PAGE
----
Indian Journal of Palliative Care
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Table of Contents 
Year : 2014  |  Volume : 20  |  Issue : 1  |  Page : 39-40


Department of Anesthesiology, Wayne State University/Detroit Medical Center, Detroit, Michigan, United States

Date of Web Publication21-Jan-2014

Correspondence Address:
Deepak Gupta
Department of Anesthesiology, Wayne State University/Detroit Medical Center, Detroit, Michigan, United States

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Source of Support: None, Conflict of Interest: None

DOI: 10.4103/0973-1075.125556

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How to cite this article:
Gupta D. Commentary . Indian J Palliat Care 2014;20:39-40

How to cite this URL:
Gupta D. Commentary . Indian J Palliat Care [serial online] 2014 [cited 2020 Jul 11];20:39-40. Available from:

Although "Stress among care givers - The impact of nursing a relative with cancer" [1] brings forth the unappreciated stress in the care-giving, it is worthwhile to understand the origin (evolution) and current state of care-giving among human beings. [2] I once heard a sincere life-philosophy story with few versions in lighter veins joking about popular alcoholic beverage, beer [3] or water. [4] The life-philosophy story adapted for the current viewpoint reads as "Rock, Pebble, Sand … and Beer (Water)".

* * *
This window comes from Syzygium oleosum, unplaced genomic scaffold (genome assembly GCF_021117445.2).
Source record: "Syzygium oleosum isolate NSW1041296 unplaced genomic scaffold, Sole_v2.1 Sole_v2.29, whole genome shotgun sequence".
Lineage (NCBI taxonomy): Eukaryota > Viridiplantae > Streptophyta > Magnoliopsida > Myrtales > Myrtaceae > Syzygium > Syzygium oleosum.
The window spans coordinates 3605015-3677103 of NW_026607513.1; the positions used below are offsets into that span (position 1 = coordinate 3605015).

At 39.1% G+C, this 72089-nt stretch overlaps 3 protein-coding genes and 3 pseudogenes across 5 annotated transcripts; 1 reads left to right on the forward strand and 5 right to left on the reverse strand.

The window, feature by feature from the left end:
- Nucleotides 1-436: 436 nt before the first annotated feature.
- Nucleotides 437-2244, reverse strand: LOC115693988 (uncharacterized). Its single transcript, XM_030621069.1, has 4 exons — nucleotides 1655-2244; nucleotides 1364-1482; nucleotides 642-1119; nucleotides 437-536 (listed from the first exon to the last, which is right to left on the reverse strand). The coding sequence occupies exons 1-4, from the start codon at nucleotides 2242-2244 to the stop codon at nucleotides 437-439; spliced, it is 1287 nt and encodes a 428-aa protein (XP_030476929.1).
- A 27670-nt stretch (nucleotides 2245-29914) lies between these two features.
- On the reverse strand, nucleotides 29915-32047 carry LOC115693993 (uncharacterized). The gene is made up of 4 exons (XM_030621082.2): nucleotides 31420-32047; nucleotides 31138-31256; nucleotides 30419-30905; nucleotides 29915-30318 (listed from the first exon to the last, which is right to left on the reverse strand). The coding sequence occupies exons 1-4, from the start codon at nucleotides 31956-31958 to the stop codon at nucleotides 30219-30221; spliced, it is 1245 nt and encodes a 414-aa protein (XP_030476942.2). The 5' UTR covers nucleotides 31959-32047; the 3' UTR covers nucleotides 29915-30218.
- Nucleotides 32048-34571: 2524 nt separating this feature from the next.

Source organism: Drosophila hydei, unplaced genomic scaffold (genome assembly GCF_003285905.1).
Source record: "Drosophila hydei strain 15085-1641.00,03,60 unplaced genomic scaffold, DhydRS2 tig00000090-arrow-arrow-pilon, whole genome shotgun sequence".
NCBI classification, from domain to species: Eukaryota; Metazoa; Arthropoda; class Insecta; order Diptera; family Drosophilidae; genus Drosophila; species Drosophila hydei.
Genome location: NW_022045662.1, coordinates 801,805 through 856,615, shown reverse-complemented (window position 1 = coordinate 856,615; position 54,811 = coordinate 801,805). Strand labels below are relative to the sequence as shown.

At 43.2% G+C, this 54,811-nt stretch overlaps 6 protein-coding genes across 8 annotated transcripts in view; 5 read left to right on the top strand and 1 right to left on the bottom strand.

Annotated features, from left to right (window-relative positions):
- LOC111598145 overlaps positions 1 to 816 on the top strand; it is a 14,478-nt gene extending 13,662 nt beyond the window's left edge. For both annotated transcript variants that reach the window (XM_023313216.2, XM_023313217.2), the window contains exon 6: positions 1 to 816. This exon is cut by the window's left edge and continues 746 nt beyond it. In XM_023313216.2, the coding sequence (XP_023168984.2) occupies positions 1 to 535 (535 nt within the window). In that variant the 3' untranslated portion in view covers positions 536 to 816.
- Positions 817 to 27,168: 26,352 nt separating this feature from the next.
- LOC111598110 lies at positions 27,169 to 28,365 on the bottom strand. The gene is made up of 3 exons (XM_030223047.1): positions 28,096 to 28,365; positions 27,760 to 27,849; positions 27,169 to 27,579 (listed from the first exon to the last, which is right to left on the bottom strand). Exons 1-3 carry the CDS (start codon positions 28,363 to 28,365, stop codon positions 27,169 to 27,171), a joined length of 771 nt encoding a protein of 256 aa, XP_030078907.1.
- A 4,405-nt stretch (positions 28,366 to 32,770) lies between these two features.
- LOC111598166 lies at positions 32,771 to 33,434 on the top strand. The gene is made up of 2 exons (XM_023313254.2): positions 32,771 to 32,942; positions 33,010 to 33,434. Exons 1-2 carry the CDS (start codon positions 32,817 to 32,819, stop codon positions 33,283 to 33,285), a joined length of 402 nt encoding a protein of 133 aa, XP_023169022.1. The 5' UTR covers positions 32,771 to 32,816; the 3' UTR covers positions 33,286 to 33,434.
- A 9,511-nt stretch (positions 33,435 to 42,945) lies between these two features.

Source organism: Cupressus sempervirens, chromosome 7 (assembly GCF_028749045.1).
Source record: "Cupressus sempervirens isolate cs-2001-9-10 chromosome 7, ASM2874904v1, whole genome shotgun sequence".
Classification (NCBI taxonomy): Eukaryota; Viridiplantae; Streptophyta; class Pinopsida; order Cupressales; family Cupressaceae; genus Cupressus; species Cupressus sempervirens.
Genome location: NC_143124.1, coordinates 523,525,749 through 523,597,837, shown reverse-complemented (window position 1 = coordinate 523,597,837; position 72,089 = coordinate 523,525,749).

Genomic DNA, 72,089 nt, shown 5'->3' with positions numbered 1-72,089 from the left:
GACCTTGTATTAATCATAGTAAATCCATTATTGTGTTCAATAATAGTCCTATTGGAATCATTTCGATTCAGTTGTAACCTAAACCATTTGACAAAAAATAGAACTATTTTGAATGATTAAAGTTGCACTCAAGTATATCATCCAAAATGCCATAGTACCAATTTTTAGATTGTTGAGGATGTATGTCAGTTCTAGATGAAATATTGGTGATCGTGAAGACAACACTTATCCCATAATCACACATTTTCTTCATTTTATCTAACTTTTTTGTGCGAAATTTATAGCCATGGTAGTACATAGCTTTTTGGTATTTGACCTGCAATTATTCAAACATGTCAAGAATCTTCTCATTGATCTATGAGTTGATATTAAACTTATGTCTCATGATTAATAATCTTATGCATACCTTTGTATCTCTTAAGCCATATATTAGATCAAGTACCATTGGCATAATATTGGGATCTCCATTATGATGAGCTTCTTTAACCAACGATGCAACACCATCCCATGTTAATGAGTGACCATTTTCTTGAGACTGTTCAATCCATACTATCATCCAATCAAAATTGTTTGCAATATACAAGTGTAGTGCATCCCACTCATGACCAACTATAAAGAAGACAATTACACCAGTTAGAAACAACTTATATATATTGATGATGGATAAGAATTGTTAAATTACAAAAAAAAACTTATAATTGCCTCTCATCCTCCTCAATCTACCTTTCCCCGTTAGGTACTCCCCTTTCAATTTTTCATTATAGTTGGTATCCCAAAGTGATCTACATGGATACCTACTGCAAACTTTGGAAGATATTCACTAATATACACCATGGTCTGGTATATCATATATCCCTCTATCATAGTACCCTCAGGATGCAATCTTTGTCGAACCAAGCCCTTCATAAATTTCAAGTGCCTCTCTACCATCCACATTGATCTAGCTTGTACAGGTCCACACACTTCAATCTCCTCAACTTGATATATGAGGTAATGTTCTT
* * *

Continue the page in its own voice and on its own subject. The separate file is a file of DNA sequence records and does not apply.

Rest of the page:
This story can be analogously applied to quality of life among human beings. If we consider individual's "Life" as a vessel, "Rocks" are individual's personal will power and beliefs; "Pebbles" are family's, next of kin's and friends' support; "Sand" is societal support in forms of professional helps and overseers; and "Beer (Water)" is the mesmerizing abundance of available research and booming information guiding individuals how to live life better. So if you fill the vessel with "Beer (Water)" first, there is no room for "Rocks" or "Pebbles" or "Sand" without spilling some or lot of "Beer (Water)" out of the vessel. Similarly if you place "Sand" before "Rocks and Pebbles", you will require a lot of "Sand"; and "Sand" alone on its own cannot provide stability for the "Life" in question (there are abundance of examples reflecting the state of human beings who are dependent solely on society for their survival irrespective of whether they are living or dying). Finally, if you place "Pebbles" before "Rocks", you will require much more number of "Pebbles" to fill the vessel of "Life"; and that enormous number reflects the taxation on the care-giving capacity of family, next of kin and friends. Therefore, hierarchical sequence for the vessel of "Life" should be maintained as long as physically possible for the individual in question because "Rock, Pebble, Sand … and then Beer (Water)" maintained structure is akin to good quality of life even in the times of end-of-life care.